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Both Argenti and Ross and Kami warn against the “one man rule”.
But some of the best know businesses in the world “break” this commandment. Here are some examples from a quick google search:
1. “During his career at Microsoft, Gates held the positions of chairman, CEO and chief software architect, while also being the largest individual shareholder until May 2014.”
2. “Steven Paul Jobs was an American business magnate and investor. He was the chairman, chief executive officer (CEO), and co-founder of Apple Inc.”
3. “Jeff Bezos… is the founder, chairman, CEO, and president of Amazon.com, Inc.”
4. “Warren Edward Buffett is an American business magnate, investor, speaker and philanthropist who serves as the chairman and CEO of Berkshire Hathaway.”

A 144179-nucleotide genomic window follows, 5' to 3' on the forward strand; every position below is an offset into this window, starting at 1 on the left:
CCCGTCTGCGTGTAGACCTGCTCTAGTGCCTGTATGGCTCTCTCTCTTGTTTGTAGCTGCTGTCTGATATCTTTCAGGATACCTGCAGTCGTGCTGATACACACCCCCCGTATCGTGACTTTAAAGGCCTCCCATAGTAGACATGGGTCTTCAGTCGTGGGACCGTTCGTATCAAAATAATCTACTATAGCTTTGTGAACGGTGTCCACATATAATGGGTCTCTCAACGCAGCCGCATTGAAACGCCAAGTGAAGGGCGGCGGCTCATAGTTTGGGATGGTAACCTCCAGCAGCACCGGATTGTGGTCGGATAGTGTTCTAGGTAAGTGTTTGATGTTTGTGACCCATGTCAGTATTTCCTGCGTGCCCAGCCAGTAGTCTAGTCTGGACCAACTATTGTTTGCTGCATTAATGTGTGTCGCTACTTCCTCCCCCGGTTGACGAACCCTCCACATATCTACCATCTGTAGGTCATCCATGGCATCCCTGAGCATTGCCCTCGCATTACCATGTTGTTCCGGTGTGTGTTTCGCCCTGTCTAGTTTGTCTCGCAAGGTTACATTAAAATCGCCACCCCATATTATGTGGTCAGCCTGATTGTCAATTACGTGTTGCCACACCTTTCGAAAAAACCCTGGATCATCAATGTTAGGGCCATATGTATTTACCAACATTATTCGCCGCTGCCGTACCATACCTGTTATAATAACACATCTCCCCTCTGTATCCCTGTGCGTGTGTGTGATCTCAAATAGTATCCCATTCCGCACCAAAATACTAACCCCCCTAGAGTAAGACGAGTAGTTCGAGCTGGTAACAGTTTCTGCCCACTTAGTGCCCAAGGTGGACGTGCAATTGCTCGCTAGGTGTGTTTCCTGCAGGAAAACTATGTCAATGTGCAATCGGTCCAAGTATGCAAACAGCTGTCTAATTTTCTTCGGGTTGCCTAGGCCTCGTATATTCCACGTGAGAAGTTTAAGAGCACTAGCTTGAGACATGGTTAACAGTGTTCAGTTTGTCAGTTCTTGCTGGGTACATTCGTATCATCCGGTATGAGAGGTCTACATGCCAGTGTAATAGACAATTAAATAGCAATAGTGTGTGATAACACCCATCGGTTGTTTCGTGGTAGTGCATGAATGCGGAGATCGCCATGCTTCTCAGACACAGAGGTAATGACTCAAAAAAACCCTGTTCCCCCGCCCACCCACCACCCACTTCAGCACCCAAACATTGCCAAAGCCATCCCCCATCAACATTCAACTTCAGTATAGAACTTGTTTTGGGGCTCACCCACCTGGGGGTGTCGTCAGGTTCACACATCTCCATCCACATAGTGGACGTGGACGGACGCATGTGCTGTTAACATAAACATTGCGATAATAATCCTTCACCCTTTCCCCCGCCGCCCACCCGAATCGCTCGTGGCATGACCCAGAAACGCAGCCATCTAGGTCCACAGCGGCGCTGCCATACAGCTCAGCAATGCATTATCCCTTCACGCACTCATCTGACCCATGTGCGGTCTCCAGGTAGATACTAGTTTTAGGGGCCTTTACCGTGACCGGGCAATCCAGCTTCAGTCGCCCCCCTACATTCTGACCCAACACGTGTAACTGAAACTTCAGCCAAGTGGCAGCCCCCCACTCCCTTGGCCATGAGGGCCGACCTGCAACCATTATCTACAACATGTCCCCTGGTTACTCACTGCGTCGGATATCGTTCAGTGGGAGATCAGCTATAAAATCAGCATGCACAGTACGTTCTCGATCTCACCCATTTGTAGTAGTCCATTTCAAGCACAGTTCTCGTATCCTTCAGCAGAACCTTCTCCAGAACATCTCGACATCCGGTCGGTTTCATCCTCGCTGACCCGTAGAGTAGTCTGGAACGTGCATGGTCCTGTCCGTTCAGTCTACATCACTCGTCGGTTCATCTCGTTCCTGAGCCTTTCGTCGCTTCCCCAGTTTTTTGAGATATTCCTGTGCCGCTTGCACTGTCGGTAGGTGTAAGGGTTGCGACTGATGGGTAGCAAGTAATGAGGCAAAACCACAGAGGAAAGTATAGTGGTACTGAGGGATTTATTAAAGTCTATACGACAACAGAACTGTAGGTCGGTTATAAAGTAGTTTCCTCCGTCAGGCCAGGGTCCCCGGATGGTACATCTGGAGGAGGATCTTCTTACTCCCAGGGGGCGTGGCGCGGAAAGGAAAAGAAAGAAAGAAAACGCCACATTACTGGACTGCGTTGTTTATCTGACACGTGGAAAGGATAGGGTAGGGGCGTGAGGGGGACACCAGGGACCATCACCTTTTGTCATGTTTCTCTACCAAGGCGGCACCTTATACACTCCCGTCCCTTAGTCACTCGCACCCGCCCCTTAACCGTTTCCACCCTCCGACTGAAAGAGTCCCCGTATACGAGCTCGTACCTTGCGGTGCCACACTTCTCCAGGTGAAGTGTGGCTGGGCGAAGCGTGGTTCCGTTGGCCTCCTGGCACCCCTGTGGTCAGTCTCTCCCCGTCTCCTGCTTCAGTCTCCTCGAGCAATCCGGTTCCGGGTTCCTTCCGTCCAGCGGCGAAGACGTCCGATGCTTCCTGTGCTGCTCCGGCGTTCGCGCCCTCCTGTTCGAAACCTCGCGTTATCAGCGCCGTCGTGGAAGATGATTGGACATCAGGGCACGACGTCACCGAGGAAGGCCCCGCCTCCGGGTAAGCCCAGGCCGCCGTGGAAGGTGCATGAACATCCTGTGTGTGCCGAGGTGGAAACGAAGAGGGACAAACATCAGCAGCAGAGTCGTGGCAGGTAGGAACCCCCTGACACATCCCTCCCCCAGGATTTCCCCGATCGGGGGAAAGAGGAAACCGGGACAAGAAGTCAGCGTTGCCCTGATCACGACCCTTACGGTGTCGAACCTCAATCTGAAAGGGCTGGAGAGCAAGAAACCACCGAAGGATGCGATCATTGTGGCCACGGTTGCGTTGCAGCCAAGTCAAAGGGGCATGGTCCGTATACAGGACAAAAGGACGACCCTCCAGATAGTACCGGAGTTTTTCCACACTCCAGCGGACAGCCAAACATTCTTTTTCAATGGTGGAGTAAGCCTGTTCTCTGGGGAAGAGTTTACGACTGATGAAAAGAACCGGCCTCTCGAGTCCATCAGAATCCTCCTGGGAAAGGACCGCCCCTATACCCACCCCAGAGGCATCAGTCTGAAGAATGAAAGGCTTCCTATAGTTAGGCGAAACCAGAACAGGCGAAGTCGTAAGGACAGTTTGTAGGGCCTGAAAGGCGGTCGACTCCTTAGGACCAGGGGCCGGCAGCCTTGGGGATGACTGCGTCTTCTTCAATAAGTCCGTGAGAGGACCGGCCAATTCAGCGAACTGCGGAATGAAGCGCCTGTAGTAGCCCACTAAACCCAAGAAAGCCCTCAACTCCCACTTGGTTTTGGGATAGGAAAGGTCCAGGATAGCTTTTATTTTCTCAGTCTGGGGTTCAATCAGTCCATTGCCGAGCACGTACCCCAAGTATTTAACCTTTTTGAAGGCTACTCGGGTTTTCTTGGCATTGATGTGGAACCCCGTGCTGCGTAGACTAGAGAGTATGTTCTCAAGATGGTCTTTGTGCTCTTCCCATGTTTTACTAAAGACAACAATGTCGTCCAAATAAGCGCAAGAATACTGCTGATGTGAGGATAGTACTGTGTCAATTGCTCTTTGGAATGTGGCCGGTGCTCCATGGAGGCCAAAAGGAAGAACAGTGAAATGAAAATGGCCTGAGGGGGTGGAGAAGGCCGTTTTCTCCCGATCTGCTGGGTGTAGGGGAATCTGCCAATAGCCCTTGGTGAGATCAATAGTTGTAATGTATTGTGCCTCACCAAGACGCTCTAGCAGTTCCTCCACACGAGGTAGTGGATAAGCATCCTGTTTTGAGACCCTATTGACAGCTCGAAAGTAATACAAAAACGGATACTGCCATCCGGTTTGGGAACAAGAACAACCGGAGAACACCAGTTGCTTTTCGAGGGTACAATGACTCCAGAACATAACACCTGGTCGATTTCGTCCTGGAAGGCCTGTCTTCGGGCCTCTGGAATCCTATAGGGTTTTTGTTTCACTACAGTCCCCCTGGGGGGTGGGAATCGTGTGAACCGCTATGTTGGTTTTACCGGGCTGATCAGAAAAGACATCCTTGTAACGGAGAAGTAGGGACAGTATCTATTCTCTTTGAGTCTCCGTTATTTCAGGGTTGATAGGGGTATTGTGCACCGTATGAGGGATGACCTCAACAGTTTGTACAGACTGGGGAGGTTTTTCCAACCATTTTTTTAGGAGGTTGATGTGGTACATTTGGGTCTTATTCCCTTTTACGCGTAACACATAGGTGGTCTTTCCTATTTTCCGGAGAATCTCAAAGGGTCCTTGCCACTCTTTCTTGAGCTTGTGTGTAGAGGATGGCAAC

So this “commandment” is clearly wrong?
How am I supposed to reconcile this pervasive theoretical fallacy with answering ACCA questions to gain/not lose marks whilst not forfeiting integrity? Both theories are wrong, but I have to pretend they are correct if they come up in the exam in order to gain marks?
Its a bit like gamblng on the stock exchamge. You could put all your money into one company and it could do really well. But for every comapny that does well there will be at least one that fails.
You have listed business leaders who turned put to be successful, but could you have picked them in the early 1990’s? These are the ones left standing high and lots of other businesses have failed.
The ‘one man rule’ sometimes works either by luck or by great individual vision and conviction. However, often the vision will be wrong and the unchallenged conviction of the ‘one man’ leads the company to disaster. So, for safety, several heads contributing to management are better so that a diverse range of skills and outlooks contribute to decisions.